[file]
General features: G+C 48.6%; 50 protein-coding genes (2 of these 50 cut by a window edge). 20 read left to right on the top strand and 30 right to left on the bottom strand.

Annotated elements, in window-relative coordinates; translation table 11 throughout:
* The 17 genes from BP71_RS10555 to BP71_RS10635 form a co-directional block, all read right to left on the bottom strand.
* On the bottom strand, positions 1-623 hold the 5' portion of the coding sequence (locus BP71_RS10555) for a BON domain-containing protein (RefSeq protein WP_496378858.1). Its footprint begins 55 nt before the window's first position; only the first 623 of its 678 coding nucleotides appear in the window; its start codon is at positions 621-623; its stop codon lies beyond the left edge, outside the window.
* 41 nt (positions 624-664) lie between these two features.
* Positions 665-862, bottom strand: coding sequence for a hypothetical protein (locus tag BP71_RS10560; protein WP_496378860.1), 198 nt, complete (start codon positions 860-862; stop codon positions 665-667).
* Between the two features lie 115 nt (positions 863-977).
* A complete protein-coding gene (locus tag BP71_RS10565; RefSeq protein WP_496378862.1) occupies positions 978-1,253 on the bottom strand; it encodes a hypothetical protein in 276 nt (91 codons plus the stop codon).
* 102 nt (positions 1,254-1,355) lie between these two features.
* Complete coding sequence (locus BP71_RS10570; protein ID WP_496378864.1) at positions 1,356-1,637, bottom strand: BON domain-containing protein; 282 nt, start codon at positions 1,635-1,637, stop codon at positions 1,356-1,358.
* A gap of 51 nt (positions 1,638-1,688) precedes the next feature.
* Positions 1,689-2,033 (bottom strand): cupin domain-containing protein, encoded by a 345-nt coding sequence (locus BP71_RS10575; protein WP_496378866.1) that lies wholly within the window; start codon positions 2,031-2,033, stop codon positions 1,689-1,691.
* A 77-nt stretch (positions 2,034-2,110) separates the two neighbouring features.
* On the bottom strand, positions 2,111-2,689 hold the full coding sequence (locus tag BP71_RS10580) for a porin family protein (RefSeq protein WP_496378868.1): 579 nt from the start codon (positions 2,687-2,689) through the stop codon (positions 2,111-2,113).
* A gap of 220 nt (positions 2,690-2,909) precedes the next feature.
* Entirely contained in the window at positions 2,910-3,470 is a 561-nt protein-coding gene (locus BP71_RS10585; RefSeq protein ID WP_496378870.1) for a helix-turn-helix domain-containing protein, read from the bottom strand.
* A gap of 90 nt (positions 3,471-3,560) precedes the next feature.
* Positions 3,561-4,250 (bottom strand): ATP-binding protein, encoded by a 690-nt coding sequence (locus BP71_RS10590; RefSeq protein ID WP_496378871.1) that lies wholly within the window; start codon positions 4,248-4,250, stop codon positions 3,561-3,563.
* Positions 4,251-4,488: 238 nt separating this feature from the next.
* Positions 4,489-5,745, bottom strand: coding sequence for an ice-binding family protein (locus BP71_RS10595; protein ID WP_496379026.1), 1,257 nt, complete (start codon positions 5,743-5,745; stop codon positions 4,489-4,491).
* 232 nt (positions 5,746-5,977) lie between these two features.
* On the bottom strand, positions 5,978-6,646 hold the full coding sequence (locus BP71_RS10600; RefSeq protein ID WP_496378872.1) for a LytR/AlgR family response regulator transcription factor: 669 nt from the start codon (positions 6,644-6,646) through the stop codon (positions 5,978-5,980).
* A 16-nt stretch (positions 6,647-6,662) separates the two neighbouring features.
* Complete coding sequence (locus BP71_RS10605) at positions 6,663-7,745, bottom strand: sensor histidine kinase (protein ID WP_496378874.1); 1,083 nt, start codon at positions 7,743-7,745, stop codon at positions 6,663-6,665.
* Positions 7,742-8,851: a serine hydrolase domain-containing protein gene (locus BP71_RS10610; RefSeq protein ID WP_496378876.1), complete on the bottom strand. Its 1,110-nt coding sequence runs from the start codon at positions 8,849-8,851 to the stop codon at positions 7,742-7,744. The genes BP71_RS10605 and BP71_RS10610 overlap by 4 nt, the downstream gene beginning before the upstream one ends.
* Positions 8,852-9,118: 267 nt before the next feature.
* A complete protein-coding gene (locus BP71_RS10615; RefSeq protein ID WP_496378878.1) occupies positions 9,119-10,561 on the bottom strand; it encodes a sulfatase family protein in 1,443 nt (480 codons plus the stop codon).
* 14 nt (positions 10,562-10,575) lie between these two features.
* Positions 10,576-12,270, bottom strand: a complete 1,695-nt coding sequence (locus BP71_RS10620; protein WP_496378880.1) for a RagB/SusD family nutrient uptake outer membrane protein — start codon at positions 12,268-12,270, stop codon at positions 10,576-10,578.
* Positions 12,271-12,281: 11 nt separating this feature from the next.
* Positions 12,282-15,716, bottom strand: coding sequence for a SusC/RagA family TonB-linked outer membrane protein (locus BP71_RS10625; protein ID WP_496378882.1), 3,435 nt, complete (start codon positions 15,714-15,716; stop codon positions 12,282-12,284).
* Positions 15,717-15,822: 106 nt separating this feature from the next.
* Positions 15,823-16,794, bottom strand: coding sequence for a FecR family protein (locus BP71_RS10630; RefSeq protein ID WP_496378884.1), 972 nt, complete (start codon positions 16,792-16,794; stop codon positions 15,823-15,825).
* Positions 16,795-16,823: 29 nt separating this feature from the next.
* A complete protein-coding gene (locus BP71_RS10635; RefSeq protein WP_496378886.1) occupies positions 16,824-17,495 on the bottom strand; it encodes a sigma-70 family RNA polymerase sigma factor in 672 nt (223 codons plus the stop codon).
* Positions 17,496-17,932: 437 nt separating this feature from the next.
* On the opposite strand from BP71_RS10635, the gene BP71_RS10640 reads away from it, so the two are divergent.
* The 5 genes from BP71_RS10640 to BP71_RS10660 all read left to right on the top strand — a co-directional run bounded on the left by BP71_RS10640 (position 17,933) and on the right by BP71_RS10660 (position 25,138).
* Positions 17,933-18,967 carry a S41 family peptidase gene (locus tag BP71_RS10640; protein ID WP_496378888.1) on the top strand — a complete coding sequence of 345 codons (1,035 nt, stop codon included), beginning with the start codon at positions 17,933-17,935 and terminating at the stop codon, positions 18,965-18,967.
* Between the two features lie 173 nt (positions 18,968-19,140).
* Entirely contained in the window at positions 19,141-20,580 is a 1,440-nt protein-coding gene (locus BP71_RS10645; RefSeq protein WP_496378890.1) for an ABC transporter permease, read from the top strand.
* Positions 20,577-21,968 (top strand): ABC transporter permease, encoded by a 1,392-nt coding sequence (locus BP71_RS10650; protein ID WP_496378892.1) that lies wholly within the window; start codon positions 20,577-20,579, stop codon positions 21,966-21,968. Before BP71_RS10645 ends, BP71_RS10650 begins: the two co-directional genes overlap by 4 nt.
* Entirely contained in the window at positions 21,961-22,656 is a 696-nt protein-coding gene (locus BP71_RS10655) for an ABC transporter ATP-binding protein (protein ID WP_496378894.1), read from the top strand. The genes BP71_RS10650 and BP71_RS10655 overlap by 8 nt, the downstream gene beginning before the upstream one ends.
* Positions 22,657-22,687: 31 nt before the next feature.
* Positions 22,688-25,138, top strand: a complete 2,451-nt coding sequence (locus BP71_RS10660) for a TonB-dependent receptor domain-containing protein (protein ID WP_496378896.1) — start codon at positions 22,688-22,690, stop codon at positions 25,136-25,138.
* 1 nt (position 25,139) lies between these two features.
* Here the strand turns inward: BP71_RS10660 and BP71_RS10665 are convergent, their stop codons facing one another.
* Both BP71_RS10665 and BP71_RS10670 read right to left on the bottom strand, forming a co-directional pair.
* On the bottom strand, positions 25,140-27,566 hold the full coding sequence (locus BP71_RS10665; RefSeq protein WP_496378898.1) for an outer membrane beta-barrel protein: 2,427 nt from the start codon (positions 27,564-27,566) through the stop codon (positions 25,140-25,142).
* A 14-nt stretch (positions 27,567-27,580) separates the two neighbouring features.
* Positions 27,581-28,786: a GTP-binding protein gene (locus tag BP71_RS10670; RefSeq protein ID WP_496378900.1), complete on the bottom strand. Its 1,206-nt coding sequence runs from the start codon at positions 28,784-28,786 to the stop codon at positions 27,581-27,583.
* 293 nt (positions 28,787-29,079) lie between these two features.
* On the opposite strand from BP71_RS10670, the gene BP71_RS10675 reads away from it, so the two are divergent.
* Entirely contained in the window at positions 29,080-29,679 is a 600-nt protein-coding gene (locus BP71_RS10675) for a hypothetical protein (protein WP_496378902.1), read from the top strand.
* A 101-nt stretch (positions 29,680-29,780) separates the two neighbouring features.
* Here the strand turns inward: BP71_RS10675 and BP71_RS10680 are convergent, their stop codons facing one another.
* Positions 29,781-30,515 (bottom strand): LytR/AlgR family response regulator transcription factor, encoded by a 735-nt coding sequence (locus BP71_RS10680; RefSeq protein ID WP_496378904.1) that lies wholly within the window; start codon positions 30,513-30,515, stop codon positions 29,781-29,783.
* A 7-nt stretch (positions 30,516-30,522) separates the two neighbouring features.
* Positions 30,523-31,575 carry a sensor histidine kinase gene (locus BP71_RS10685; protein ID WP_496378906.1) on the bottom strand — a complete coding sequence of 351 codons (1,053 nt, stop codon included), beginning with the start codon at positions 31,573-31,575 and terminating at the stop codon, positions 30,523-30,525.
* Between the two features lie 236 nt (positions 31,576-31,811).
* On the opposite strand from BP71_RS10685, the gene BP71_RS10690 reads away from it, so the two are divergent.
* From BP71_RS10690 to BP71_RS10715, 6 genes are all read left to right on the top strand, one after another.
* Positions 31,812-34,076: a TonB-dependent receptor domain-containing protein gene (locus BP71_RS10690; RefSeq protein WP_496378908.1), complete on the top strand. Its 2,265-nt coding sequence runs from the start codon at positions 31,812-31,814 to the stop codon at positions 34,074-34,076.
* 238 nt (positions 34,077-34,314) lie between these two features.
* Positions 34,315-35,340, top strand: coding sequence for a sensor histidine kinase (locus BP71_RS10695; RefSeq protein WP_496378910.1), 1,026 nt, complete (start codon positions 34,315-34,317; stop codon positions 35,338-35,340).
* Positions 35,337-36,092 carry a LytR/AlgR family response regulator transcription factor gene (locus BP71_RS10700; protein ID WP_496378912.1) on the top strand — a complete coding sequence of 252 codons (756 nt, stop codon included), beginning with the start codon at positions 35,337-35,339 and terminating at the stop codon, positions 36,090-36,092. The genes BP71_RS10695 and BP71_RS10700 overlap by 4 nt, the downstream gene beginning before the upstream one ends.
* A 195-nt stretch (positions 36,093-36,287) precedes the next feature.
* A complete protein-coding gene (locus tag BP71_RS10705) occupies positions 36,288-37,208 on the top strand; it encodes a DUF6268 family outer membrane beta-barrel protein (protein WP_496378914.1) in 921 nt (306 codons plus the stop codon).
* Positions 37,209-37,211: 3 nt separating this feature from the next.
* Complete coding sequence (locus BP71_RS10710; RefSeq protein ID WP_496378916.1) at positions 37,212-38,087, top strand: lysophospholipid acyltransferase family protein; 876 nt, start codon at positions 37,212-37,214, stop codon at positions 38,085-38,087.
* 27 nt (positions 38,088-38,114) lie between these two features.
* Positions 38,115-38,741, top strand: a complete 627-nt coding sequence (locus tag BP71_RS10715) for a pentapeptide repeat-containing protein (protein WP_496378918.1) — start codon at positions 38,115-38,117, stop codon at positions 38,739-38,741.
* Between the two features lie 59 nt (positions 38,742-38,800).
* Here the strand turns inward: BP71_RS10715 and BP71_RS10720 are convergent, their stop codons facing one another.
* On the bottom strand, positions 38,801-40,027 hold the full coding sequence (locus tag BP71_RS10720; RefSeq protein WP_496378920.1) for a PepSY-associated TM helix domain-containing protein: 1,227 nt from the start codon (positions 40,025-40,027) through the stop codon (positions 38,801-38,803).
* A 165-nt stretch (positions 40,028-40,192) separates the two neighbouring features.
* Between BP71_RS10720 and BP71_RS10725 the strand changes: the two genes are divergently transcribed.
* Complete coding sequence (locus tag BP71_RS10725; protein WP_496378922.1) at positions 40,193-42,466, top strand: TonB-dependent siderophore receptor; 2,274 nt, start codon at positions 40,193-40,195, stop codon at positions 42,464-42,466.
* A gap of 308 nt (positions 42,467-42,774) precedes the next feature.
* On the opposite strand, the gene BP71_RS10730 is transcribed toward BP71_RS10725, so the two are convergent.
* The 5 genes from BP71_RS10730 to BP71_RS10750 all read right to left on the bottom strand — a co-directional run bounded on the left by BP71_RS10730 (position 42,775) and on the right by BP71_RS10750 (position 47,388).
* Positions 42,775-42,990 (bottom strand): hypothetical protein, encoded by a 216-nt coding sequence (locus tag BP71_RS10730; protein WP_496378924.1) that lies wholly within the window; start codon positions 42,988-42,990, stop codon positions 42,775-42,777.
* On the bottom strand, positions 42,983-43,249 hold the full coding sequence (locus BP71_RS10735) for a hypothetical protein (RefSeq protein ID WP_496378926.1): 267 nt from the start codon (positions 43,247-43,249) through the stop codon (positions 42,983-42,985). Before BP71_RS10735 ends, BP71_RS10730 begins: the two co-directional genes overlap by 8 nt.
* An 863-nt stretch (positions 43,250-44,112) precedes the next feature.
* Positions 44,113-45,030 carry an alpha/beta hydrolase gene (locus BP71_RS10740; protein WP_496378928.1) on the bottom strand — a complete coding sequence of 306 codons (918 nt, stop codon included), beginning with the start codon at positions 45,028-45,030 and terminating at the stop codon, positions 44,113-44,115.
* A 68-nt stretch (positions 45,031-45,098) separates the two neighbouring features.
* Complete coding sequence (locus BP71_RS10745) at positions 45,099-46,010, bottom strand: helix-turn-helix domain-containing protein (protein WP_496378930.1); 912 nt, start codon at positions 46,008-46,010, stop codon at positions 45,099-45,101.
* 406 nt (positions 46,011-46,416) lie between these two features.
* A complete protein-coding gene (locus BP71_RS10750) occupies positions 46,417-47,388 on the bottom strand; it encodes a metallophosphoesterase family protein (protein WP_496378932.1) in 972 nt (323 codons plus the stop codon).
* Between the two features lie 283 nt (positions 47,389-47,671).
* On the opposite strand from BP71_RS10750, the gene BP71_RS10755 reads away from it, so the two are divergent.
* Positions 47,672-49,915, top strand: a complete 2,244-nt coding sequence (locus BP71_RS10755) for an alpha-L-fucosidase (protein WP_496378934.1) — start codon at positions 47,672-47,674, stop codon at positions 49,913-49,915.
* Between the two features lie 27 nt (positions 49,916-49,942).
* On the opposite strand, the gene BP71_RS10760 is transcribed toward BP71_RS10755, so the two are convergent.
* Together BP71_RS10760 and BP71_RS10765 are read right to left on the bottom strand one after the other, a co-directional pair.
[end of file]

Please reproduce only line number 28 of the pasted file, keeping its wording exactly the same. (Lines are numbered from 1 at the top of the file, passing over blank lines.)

* 14 nt (positions 10,562-10,575) lie between these two features.